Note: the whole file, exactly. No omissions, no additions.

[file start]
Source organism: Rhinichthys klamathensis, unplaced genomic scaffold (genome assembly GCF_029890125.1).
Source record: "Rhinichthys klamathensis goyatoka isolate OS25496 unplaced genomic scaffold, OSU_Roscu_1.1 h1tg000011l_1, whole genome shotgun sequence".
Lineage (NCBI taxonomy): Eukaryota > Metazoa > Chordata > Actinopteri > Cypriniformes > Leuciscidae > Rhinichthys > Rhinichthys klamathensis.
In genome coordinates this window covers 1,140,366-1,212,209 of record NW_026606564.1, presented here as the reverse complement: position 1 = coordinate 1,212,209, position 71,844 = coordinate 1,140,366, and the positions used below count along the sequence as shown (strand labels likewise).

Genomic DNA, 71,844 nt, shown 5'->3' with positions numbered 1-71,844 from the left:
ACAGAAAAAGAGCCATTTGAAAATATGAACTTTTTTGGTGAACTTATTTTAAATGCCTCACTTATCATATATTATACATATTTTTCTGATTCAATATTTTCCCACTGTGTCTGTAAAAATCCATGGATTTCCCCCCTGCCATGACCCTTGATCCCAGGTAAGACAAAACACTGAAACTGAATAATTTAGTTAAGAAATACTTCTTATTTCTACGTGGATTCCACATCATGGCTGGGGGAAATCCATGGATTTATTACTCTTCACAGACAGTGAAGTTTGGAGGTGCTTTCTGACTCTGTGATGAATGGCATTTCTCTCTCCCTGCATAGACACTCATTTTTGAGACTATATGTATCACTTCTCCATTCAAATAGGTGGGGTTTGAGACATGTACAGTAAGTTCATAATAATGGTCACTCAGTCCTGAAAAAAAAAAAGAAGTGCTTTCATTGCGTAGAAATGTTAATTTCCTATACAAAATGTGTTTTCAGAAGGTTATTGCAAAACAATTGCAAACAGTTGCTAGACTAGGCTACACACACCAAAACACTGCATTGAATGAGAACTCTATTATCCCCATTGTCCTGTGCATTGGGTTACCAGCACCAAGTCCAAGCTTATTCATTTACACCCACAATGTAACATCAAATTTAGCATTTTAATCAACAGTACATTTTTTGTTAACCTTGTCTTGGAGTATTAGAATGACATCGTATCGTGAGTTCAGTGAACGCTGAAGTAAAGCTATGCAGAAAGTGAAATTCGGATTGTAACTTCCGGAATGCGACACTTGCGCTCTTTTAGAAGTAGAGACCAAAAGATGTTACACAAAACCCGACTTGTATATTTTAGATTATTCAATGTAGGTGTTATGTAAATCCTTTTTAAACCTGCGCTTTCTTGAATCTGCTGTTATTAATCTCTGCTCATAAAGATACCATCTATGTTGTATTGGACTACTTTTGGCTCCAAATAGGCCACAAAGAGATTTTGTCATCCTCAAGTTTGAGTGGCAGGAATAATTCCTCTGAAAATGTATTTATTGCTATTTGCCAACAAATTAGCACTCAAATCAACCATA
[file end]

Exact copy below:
Source organism: Rhinichthys klamathensis, unplaced genomic scaffold (genome assembly GCF_029890125.1).
Source record: "Rhinichthys klamathensis goyatoka isolate OS25496 unplaced genomic scaffold, OSU_Roscu_1.1 h1tg000011l_1, whole genome shotgun sequence".
Lineage (NCBI taxonomy): Eukaryota > Metazoa > Chordata > Actinopteri > Cypriniformes > Leuciscidae > Rhinichthys > Rhinichthys klamathensis.
In genome coordinates this window covers 1,140,366-1,212,209 of record NW_026606564.1, presented here as the reverse complement: position 1 = coordinate 1,212,209, position 71,844 = coordinate 1,140,366, and the positions used below count along the sequence as shown (strand labels likewise).

Genomic DNA, 71,844 nt, shown 5'->3' with positions numbered 1-71,844 from the left:
ACAGAAAAAGAGCCATTTGAAAATATGAACTTTTTTGGTGAACTTATTTTAAATGCCTCACTTATCATATATTATACATATTTTTCTGATTCAATATTTTCCCACTGTGTCTGTAAAAATCCATGGATTTCCCCCCTGCCATGACCCTTGATCCCAGGTAAGACAAAACACTGAAACTGAATAATTTAGTTAAGAAATACTTCTTATTTCTACGTGGATTCCACATCATGGCTGGGGGAAATCCATGGATTTATTACTCTTCACAGACAGTGAAGTTTGGAGGTGCTTTCTGACTCTGTGATGAATGGCATTTCTCTCTCCCTGCATAGACACTCATTTTTGAGACTATATGTATCACTTCTCCATTCAAATAGGTGGGGTTTGAGACATGTACAGTAAGTTCATAATAATGGTCACTCAGTCCTGAAAAAAAAAAAGAAGTGCTTTCATTGCGTAGAAATGTTAATTTCCTATACAAAATGTGTTTTCAGAAGGTTATTGCAAAACAATTGCAAACAGTTGCTAGACTAGGCTACACACACCAAAACACTGCATTGAATGAGAACTCTATTATCCCCATTGTCCTGTGCATTGGGTTACCAGCACCAAGTCCAAGCTTATTCATTTACACCCACAATGTAACATCAAATTTAGCATTTTAATCAACAGTACATTTTTTGTTAACCTTGTCTTGGAGTATTAGAATGACATCGTATCGTGAGTTCAGTGAACGCTGAAGTAAAGCTATGCAGAAAGTGAAATTCGGATTGTAACTTCCGGAATGCGACACTTGCGCTCTTTTAGAAGTAGAGACCAAAAGATGTTACACAAAACCCGACTTGTATATTTTAGATTATTCAATGTAGGTGTTATGTAAATCCTTTTTAAACCTGCGCTTTCTTGAATCTGCTGTTATTAATCTCTGCTCATAAAGATACCATCTATGTTGTATTGGACTACTTTTGGCTCCAAATAGGCCACAAAGAGATTTTGTCATCCTCAAGTTTGAGTGGCAGGAATAATTCCTCTGAAAATGTATTTATTGCTATTTGCCAACAAATTAGCACTCAAATCAACCATA